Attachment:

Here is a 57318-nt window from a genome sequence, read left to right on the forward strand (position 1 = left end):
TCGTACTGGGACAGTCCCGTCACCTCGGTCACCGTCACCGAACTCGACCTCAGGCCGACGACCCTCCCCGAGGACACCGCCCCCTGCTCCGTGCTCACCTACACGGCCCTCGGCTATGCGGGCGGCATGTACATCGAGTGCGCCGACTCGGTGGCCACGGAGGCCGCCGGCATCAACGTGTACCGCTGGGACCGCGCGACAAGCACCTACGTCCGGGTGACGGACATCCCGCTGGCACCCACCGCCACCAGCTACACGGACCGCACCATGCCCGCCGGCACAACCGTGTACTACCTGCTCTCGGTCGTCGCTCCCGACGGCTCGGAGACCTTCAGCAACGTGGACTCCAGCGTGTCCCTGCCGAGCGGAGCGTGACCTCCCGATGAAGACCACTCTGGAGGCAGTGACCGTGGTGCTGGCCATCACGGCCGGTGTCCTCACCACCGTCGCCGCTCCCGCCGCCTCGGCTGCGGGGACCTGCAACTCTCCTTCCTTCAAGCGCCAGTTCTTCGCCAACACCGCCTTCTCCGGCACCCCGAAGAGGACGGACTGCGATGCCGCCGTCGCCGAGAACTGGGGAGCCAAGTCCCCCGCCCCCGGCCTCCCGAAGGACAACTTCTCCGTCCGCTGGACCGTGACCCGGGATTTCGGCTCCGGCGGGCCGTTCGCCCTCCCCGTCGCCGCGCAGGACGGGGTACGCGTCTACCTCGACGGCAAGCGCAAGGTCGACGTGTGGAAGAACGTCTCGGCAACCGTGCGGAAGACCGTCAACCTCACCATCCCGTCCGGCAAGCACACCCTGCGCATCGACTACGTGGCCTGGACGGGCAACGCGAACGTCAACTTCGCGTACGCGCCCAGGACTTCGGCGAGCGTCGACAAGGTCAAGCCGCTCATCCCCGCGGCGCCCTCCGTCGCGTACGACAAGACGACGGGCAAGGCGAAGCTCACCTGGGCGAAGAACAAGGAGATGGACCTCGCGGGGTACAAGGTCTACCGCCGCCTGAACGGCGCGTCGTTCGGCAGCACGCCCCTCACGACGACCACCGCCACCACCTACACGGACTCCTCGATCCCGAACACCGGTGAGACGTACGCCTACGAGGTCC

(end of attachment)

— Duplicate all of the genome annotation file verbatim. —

Here is a 57318-nt window from a genome sequence, read left to right on the forward strand (position 1 = left end):
TCGTACTGGGACAGTCCCGTCACCTCGGTCACCGTCACCGAACTCGACCTCAGGCCGACGACCCTCCCCGAGGACACCGCCCCCTGCTCCGTGCTCACCTACACGGCCCTCGGCTATGCGGGCGGCATGTACATCGAGTGCGCCGACTCGGTGGCCACGGAGGCCGCCGGCATCAACGTGTACCGCTGGGACCGCGCGACAAGCACCTACGTCCGGGTGACGGACATCCCGCTGGCACCCACCGCCACCAGCTACACGGACCGCACCATGCCCGCCGGCACAACCGTGTACTACCTGCTCTCGGTCGTCGCTCCCGACGGCTCGGAGACCTTCAGCAACGTGGACTCCAGCGTGTCCCTGCCGAGCGGAGCGTGACCTCCCGATGAAGACCACTCTGGAGGCAGTGACCGTGGTGCTGGCCATCACGGCCGGTGTCCTCACCACCGTCGCCGCTCCCGCCGCCTCGGCTGCGGGGACCTGCAACTCTCCTTCCTTCAAGCGCCAGTTCTTCGCCAACACCGCCTTCTCCGGCACCCCGAAGAGGACGGACTGCGATGCCGCCGTCGCCGAGAACTGGGGAGCCAAGTCCCCCGCCCCCGGCCTCCCGAAGGACAACTTCTCCGTCCGCTGGACCGTGACCCGGGATTTCGGCTCCGGCGGGCCGTTCGCCCTCCCCGTCGCCGCGCAGGACGGGGTACGCGTCTACCTCGACGGCAAGCGCAAGGTCGACGTGTGGAAGAACGTCTCGGCAACCGTGCGGAAGACCGTCAACCTCACCATCCCGTCCGGCAAGCACACCCTGCGCATCGACTACGTGGCCTGGACGGGCAACGCGAACGTCAACTTCGCGTACGCGCCCAGGACTTCGGCGAGCGTCGACAAGGTCAAGCCGCTCATCCCCGCGGCGCCCTCCGTCGCGTACGACAAGACGACGGGCAAGGCGAAGCTCACCTGGGCGAAGAACAAGGAGATGGACCTCGCGGGGTACAAGGTCTACCGCCGCCTGAACGGCGCGTCGTTCGGCAGCACGCCCCTCACGACGACCACCGCCACCACCTACACGGACTCCTCGATCCCGAACACCGGTGAGACGTACGCCTACGAGGTCC